Until recently, we believed that strong encryption could protect information because it took a long time to break encryption keys. For example, there were sophisticated operations, like Bletchley Park. Then someone stole the Enigma machine, and the world learned that stealing keys (and the machines that make the keys) is far more efficient and effective than trying to break them mathematically. Today, breaking encryption mathematically is more the domain of academics than criminal enterprises or the clandestine operations of governments.
In the realm of machine identity authentication, stealing credentials is the common attack vector. Trusted encryption key credentials are created that are associated with digital devices and are used to identify and certify the authenticity of a particular device. Therefore, the trusted credential becomes the initial target for the attacker as a means of gaining access to the targeted network.
Attackers capitalize on a window of opportunity that may last as little as six seconds, opening when they launch the attack. This window is made up of four stages, as illustrated in the example below that follows a typical phishing or spear phishing attack:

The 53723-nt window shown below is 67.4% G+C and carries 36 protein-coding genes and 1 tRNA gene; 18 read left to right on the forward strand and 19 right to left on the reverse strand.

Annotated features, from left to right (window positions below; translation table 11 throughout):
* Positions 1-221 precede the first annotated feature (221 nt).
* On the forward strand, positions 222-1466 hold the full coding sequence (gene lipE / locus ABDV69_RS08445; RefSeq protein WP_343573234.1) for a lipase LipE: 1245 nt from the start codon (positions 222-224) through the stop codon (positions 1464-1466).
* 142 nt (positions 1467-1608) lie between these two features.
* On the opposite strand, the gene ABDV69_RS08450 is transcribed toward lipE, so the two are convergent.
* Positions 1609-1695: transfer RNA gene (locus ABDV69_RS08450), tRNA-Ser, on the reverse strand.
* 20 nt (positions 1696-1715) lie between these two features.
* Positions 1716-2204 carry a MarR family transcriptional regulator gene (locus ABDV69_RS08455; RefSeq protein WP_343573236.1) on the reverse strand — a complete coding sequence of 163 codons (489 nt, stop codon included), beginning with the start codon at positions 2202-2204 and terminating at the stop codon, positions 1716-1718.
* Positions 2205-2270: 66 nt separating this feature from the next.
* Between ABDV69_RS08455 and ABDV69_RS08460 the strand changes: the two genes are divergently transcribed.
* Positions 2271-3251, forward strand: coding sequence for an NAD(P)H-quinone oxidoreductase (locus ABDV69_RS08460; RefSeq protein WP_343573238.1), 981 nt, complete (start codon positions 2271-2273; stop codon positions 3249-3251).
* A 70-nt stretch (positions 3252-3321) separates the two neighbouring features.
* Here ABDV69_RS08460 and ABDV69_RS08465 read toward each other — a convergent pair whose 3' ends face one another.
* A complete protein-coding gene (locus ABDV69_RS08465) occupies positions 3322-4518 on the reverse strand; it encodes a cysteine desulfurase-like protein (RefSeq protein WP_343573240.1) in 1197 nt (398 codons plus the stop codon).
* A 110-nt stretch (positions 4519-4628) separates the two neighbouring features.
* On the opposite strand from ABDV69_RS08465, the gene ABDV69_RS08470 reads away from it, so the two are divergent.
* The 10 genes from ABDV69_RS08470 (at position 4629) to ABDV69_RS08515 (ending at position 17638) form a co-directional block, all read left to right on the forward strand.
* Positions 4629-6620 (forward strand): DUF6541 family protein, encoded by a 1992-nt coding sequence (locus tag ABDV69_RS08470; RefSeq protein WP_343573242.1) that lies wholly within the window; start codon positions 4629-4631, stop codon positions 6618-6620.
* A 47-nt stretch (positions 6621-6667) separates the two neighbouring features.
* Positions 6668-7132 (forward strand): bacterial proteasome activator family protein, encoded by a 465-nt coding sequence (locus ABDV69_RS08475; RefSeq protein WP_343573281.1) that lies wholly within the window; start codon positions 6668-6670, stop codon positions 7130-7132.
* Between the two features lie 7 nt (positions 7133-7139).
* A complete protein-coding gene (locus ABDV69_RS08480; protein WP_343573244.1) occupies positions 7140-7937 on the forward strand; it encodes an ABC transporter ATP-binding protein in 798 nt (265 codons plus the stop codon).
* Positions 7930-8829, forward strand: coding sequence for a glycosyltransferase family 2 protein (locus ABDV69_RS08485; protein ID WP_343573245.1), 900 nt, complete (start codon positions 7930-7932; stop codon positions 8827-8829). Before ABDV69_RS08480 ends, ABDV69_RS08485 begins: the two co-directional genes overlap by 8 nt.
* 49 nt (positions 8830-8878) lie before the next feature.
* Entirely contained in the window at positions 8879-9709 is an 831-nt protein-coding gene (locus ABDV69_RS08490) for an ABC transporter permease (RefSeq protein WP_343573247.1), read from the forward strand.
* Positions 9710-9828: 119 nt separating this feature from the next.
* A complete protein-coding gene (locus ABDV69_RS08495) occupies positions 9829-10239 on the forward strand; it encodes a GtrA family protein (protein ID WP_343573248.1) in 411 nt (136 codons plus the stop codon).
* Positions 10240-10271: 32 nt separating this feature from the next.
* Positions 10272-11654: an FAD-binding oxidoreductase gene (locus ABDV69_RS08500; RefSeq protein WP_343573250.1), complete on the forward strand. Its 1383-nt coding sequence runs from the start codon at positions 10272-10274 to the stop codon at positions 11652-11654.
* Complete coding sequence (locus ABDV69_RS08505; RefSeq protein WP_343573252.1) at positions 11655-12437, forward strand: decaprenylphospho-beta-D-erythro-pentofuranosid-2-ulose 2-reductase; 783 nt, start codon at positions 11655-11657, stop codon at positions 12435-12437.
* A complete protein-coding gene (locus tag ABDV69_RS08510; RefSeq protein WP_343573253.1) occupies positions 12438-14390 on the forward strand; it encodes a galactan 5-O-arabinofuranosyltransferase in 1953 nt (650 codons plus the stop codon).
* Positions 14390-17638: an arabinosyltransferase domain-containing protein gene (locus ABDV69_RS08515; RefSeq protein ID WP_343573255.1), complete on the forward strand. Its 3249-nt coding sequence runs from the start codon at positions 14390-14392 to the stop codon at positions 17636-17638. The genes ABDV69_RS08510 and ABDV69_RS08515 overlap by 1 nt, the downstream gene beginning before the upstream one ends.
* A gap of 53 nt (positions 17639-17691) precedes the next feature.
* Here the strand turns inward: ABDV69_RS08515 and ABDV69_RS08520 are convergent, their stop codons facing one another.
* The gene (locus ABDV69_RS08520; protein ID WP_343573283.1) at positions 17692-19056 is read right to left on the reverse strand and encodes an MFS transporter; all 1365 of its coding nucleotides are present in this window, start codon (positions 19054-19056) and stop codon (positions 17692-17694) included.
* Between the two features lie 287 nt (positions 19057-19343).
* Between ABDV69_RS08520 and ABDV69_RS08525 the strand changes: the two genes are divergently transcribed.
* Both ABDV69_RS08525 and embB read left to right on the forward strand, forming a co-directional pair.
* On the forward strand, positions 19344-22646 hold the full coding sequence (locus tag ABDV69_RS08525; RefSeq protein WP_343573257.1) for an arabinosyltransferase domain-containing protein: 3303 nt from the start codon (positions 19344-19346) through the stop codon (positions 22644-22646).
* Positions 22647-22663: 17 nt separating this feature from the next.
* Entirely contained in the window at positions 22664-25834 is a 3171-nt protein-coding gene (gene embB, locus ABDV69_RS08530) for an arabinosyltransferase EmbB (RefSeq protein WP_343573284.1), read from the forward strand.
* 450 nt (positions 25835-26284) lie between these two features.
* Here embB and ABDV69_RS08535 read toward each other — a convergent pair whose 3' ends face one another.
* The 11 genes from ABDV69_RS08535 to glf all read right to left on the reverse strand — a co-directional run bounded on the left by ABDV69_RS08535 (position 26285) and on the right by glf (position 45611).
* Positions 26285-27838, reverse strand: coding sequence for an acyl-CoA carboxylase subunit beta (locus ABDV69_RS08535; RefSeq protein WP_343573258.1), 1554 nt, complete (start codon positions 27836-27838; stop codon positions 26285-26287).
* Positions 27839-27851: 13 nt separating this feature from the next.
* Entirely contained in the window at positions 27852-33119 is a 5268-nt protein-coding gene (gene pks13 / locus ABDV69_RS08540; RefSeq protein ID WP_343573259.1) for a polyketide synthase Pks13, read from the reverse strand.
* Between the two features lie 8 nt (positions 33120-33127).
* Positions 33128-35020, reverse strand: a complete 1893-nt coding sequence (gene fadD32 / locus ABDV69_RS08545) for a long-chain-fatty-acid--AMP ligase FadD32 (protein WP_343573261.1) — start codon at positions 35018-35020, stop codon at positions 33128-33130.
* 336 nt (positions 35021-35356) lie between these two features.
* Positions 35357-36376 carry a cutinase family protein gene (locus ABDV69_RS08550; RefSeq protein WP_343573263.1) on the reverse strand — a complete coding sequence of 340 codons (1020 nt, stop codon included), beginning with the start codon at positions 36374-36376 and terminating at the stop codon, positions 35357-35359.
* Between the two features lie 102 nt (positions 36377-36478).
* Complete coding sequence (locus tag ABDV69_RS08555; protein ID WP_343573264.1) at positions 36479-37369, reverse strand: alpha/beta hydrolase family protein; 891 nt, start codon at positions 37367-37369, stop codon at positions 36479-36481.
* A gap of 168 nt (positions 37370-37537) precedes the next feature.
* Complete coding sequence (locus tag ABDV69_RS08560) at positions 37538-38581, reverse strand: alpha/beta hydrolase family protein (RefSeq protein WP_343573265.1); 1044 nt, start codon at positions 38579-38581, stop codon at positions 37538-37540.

- Launch of attack (.05 seconds): The clock starts when a target victim clicks a nefarious link. It takes about half a second for the click-through to connect the victim's device to the attacker's device.
- Obtaining credential (1 second): Assuming the attacker is efficient, it takes about a second for them to retrieve whatever credentials are stored on the target device.
- Use of stolen credential (5 seconds): The attacker turns the process around, logging off and logging back onto the target network using the credential they have just stolen
- Maintenance of connection (as long as permitted): The attacker may have to keep the window open longer to accomplish the goal of the attack, or they may wish to return later as long as they remain undetected.
The window of opportunity closes when the attacker is either denied access before gaining entry; discovered after entry and contained; or after a successful attack is completed.
If networks are using the recommended best practices from the US government and industry experts and using a 2056-bit credential and changing it every 30 days, the attacker now has a usable credential and access to your network until that credential expires. Depending on when the credential was last changed, the attacker has more than enough time to do whatever they wish inside a network. In the universe of cybercrime, even minutes are an eternity.
How QWERX Stops Attacks
QWERX fundamentally changes this vulnerability in two ways. First, QWERX credentials never exist anywhere in the system to be stolen. The constantly rotating, ephemeral keys are never stored in memory. Setting that aside for a moment, assume that the attacker somehow did manage to steal the current credential. Even in the slowest configuration, a QWERX credential expires in three seconds. In the fastest configuration it expires in a fraction of a second. That means that any credential that an attacker could acquire would be replaced before the attacker could exploit it to penetrate the target network.
If you'd like to learn more about how QWERX technology can eliminate unauthorized access to your networks, click here to contact us.